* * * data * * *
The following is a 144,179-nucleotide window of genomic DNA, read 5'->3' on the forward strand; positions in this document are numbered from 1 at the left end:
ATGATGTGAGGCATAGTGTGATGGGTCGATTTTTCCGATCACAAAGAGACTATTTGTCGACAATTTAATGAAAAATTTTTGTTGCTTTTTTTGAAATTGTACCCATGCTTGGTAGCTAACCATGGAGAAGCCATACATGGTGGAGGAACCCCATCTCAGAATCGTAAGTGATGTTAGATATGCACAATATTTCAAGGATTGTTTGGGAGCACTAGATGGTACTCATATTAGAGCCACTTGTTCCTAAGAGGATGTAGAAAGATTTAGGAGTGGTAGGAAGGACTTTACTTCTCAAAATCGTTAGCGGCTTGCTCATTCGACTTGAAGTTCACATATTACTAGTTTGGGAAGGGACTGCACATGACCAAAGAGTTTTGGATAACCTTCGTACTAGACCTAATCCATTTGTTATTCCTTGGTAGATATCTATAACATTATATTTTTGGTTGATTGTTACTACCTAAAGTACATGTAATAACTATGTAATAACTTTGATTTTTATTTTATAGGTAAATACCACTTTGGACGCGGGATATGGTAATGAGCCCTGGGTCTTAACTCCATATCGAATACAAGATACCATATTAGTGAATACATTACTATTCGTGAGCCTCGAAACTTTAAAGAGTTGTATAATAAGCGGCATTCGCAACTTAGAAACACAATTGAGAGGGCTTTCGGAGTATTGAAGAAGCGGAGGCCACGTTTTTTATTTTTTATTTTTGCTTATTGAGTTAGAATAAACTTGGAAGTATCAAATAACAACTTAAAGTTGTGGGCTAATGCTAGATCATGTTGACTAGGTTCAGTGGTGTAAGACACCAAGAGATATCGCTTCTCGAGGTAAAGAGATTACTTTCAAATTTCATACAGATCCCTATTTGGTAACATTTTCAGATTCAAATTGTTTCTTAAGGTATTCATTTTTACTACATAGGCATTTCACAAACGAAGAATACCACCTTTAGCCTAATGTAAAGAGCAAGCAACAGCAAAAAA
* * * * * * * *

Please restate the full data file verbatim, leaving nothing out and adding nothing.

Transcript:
The following is a 144,179-nucleotide window of genomic DNA, read 5'->3' on the forward strand; positions in this document are numbered from 1 at the left end:
ATGATGTGAGGCATAGTGTGATGGGTCGATTTTTCCGATCACAAAGAGACTATTTGTCGACAATTTAATGAAAAATTTTTGTTGCTTTTTTTGAAATTGTACCCATGCTTGGTAGCTAACCATGGAGAAGCCATACATGGTGGAGGAACCCCATCTCAGAATCGTAAGTGATGTTAGATATGCACAATATTTCAAGGATTGTTTGGGAGCACTAGATGGTACTCATATTAGAGCCACTTGTTCCTAAGAGGATGTAGAAAGATTTAGGAGTGGTAGGAAGGACTTTACTTCTCAAAATCGTTAGCGGCTTGCTCATTCGACTTGAAGTTCACATATTACTAGTTTGGGAAGGGACTGCACATGACCAAAGAGTTTTGGATAACCTTCGTACTAGACCTAATCCATTTGTTATTCCTTGGTAGATATCTATAACATTATATTTTTGGTTGATTGTTACTACCTAAAGTACATGTAATAACTATGTAATAACTTTGATTTTTATTTTATAGGTAAATACCACTTTGGACGCGGGATATGGTAATGAGCCCTGGGTCTTAACTCCATATCGAATACAAGATACCATATTAGTGAATACATTACTATTCGTGAGCCTCGAAACTTTAAAGAGTTGTATAATAAGCGGCATTCGCAACTTAGAAACACAATTGAGAGGGCTTTCGGAGTATTGAAGAAGCGGAGGCCACGTTTTTTATTTTTTATTTTTGCTTATTGAGTTAGAATAAACTTGGAAGTATCAAATAACAACTTAAAGTTGTGGGCTAATGCTAGATCATGTTGACTAGGTTCAGTGGTGTAAGACACCAAGAGATATCGCTTCTCGAGGTAAAGAGATTACTTTCAAATTTCATACAGATCCCTATTTGGTAACATTTTCAGATTCAAATTGTTTCTTAAGGTATTCATTTTTACTACATAGGCATTTCACAAACGAAGAATACCACCTTTAGCCTAATGTAAAGAGCAAGCAACAGCAAAAAA